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Nearly five months after the election, Democrat Rita Hart withdrew her contest Wednesday asking Congress to investigate Republican U.S. Rep. Mariannette Miller-Meeks' six-vote win of Southeast Iowa's 2nd Congressional District.
'Despite our best efforts to have every vote counted, the reality is that the toxic campaign of political disinformation to attack this constitutional review of the closest congressional contest in 100 years has effectively silenced the voices of Iowans,” Hart said in a statement. 'It is a stain on our democracy that the truth has not prevailed and my hope for the future is a return to decency and civility.”
The news came just hours after U.S. House Minority Leader Kevin McCarthy came to Davenport to show support for Miller-Meeks and decry Democrats' attempts to potentially overturn the state-certified results in one of the closest federal races in U.S. history. And it follows weeks of persistent House GOP attacks and fundraising efforts attacking Hart's challenge as an effort to 'steal” the election as part of a power grab to pad House Democrats' narrow majority.
The National Republican Congressional Committee began airing ads this week targeting Iowa's lone Democrat in Congress, U.S. Rep Cindy Axne, over a House panel's ongoing review of the 2nd District outcome.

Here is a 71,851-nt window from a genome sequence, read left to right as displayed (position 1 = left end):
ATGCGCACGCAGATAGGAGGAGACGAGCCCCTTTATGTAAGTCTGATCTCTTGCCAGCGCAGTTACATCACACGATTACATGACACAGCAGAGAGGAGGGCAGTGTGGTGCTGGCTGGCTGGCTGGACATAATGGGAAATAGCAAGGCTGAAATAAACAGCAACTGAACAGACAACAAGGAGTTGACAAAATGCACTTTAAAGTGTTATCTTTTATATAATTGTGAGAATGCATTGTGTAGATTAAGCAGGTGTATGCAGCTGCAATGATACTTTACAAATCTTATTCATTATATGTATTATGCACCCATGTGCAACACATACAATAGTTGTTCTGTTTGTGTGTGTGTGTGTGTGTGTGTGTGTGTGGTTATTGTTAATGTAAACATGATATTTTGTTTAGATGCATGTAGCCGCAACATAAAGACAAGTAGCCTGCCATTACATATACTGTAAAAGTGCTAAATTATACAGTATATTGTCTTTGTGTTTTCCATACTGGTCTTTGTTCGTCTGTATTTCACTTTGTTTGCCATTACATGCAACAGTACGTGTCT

Some moderate House Democrats in competitive districts in recent weeks have expressed reservations at the prospect of the Democratically-controlled House reversing a state-certified election and unseating Miller-Meeks. Particularly, some said, after bashing Republicans for trying to overturn former President Donald Trump's electoral defeat to President Joe Biden.
'It's been counted, recounted and a bipartisan (state) election board had voted” to certify the razor-thin results, McCarthy told reporters in Davenport before Hart's announcement. 'It's time to move on.”
Miller-Meeks, a former state senator from Ottumwa, edged Hart, a former state senator from Wheatland, by six votes out of nearly 400,000 cast in the Nov. 3 election. The seat was last held by Dave Loebsack, an Iowa City Democrat who retired.
Hart's campaign was challenging the results, claiming that 22 ballots were legally cast but not counted following a districtwide recount in all 24 counties due to errors by election workers.
Miller-Meeks and Republicans argued Hart should have taken up any issues in Iowa courts - not the U.S. House.
'States and state law needs to guide elections,” Miller-Meeks told a radio audience following the news of Hart's withdrawal. 'We all know the rules and we all should have to play by the rules, not change the rules if we don't get the result we need.”
Hart argued she did not go through the courts because Iowa election law does not offer enough time for a sufficient appeal process, providing roughly a week for a panel of judges to hear the case, establish rules of evidence and potentially another recount the entire district.